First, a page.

Ecological economics, bioeconomics, ecolonomy, or eco-economics, is both a transdisciplinary and an interdisciplinary field of academic research addressing the interdependence and coevolution of human economies and natural ecosystems, both intertemporally and spatially. By treating the economy as a subsystem of Earth's larger ecosystem, and by emphasizing the preservation of natural capital, the field of ecological economics is differentiated from environmental economics, which is the mainstream economic analysis of the environment. One survey of German economists found that ecological and environmental economics are different schools of economic thought, with ecological economists emphasizing strong sustainability and rejecting the proposition that physical (human-made) capital can substitute for natural capital.

Energy economics is a broad scientific subject area which includes topics related to supply and use of energy in societies. Due to diversity of issues and methods applied and shared with a number of academic disciplines, energy economics does not present itself as a self-contained academic discipline, but it is an applied subdiscipline of economics. From the list of main topics of economics, some relate strongly to energy economics:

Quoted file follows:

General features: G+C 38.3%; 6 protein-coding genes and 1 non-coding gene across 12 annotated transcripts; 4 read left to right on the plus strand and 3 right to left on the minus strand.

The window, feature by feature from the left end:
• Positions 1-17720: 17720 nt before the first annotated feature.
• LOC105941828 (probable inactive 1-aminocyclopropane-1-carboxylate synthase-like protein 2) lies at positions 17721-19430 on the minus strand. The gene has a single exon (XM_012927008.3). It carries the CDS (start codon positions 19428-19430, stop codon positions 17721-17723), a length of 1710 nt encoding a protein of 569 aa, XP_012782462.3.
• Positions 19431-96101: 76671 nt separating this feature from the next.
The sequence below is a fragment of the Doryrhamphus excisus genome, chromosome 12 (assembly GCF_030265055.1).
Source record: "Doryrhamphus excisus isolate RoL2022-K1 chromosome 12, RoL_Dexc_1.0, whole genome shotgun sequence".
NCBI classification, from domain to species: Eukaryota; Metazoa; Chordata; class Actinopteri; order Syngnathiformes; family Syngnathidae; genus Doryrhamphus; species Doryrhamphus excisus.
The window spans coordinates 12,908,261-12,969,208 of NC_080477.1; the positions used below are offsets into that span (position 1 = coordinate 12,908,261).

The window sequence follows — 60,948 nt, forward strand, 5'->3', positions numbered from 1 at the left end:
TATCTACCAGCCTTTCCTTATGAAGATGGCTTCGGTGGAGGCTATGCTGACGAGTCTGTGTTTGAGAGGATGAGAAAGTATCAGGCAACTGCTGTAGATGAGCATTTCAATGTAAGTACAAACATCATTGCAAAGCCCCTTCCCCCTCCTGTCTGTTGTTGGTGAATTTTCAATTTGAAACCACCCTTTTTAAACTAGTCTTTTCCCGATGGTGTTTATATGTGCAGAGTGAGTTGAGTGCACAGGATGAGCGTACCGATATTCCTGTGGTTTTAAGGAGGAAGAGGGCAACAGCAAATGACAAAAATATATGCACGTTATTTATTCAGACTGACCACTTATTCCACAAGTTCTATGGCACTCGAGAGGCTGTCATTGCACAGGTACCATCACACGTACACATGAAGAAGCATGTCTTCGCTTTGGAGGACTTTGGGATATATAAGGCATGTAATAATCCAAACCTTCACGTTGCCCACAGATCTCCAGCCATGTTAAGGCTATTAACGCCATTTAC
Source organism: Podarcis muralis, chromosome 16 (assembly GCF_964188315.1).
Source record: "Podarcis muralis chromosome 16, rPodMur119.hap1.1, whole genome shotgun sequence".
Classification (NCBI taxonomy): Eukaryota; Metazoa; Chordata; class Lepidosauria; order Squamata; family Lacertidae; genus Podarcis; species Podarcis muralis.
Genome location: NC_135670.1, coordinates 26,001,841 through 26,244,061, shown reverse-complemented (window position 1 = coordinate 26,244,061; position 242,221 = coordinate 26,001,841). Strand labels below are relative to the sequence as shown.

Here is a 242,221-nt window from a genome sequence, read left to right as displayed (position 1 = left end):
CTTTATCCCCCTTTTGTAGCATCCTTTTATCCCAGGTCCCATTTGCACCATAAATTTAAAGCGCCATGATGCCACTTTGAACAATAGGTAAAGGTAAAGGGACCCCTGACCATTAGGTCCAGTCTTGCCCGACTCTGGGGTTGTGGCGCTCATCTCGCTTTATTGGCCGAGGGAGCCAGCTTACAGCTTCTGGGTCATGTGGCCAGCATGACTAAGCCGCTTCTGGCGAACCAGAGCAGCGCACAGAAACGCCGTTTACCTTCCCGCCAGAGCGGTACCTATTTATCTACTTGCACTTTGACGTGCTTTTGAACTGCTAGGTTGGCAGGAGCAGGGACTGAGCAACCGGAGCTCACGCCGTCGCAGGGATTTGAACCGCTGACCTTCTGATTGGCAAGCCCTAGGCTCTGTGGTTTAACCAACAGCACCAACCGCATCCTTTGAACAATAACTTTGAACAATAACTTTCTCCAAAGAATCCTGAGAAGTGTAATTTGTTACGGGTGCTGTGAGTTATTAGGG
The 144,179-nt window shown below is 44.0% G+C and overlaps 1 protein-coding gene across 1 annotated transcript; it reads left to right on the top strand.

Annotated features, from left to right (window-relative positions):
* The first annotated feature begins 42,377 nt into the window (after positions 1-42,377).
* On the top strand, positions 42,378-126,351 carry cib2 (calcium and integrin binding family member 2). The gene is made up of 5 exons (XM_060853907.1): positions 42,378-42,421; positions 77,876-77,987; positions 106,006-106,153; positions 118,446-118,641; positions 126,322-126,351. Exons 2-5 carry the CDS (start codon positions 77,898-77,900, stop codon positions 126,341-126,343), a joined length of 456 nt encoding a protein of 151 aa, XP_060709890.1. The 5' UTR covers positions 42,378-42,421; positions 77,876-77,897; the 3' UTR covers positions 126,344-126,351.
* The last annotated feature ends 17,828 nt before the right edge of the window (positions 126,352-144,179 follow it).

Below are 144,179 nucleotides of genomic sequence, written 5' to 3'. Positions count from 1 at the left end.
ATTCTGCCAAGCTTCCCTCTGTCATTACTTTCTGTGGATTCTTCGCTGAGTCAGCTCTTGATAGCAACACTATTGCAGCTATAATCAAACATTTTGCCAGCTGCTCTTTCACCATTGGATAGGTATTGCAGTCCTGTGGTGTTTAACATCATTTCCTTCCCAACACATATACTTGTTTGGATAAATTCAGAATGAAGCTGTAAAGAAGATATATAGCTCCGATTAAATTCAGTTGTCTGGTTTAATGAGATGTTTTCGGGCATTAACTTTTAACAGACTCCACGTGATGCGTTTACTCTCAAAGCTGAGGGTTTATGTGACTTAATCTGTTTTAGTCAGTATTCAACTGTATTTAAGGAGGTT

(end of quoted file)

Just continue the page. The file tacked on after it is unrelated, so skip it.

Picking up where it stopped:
Energy conservation

Energy conservation is the effort made to reduce the consumption of energy by using less of an energy service. This can be achieved either by using energy more efficiently or by reducing the amount of service used. Energy conservation is a part of the concept of Eco-sufficiency. Energy conservation measures (ECMs) in buildings reduce the need for energy services and can result in increased environmental quality, national security, personal financial security and higher savings. It is at the top of the sustainable energy hierarchy. It also lowers energy costs by preventing future resource depletion.

Steady-state economy

A steady-state economy is an economy made up of a constant stock of physical wealth (capital) and a constant population size. In effect, such an economy does not grow in the course of time. The term usually refers to the national economy of a particular country, but it is also applicable to the economic system of a city, a region, or the entire world. Early in the history of economic thought, classical economist Adam Smith of the 18th century developed the concept of a stationary state of an economy: Smith believed that any national economy in the world would sooner or later settle in a final state of stationarity.

Energy industry